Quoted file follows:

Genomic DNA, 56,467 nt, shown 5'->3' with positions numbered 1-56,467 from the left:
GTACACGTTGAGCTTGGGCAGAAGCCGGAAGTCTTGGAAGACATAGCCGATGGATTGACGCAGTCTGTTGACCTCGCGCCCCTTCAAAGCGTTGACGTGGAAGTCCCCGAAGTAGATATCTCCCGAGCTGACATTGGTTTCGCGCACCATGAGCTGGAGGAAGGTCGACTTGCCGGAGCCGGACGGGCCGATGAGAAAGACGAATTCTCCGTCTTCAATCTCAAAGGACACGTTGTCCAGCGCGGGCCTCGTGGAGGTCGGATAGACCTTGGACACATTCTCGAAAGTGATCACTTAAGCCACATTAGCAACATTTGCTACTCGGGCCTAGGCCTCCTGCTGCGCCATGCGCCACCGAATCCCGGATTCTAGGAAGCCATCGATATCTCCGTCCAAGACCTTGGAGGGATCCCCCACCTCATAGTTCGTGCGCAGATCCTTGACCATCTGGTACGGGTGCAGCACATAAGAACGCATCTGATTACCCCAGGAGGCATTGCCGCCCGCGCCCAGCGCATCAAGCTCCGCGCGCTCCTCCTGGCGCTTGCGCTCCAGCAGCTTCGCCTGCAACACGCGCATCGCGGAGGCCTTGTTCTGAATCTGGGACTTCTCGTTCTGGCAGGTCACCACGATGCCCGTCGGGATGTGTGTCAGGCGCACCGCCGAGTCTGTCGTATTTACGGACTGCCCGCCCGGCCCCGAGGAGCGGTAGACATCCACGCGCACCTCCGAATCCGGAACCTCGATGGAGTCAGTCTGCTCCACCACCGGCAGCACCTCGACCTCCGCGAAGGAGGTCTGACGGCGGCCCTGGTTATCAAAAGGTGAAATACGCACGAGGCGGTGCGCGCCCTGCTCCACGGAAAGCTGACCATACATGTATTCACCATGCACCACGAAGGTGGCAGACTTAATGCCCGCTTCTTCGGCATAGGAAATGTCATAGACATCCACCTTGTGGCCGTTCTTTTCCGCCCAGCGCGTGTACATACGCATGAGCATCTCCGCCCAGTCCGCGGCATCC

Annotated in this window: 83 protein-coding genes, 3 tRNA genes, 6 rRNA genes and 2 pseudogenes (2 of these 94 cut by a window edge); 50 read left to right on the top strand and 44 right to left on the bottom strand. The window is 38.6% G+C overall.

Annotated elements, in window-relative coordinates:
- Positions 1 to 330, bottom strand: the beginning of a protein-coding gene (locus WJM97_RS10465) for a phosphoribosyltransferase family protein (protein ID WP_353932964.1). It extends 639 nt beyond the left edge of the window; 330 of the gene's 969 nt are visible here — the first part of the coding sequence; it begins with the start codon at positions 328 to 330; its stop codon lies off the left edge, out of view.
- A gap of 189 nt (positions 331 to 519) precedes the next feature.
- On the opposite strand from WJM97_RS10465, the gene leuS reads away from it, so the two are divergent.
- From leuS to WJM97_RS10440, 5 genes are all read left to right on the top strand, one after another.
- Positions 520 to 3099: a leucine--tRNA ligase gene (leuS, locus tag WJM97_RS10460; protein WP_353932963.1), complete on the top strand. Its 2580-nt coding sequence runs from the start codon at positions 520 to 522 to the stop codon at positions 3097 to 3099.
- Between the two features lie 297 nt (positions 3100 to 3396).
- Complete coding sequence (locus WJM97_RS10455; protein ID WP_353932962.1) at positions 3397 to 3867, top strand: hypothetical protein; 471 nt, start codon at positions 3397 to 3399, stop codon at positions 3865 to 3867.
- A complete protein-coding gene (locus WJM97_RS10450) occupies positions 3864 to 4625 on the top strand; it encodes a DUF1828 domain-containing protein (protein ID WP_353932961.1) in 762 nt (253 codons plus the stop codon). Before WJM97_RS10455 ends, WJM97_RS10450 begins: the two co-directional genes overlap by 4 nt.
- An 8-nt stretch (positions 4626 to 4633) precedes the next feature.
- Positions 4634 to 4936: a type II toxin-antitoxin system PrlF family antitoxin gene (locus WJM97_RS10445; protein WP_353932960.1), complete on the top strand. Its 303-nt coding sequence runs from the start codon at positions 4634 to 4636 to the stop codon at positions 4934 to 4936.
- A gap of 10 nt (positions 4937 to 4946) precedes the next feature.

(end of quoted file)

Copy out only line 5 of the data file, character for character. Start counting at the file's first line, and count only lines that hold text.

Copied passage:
- Positions 1 to 330, bottom strand: the beginning of a protein-coding gene (locus WJM97_RS10465) for a phosphoribosyltransferase family protein (protein ID WP_353932964.1). It extends 639 nt beyond the left edge of the window; 330 of the gene's 969 nt are visible here — the first part of the coding sequence; it begins with the start codon at positions 328 to 330; its stop codon lies off the left edge, out of view.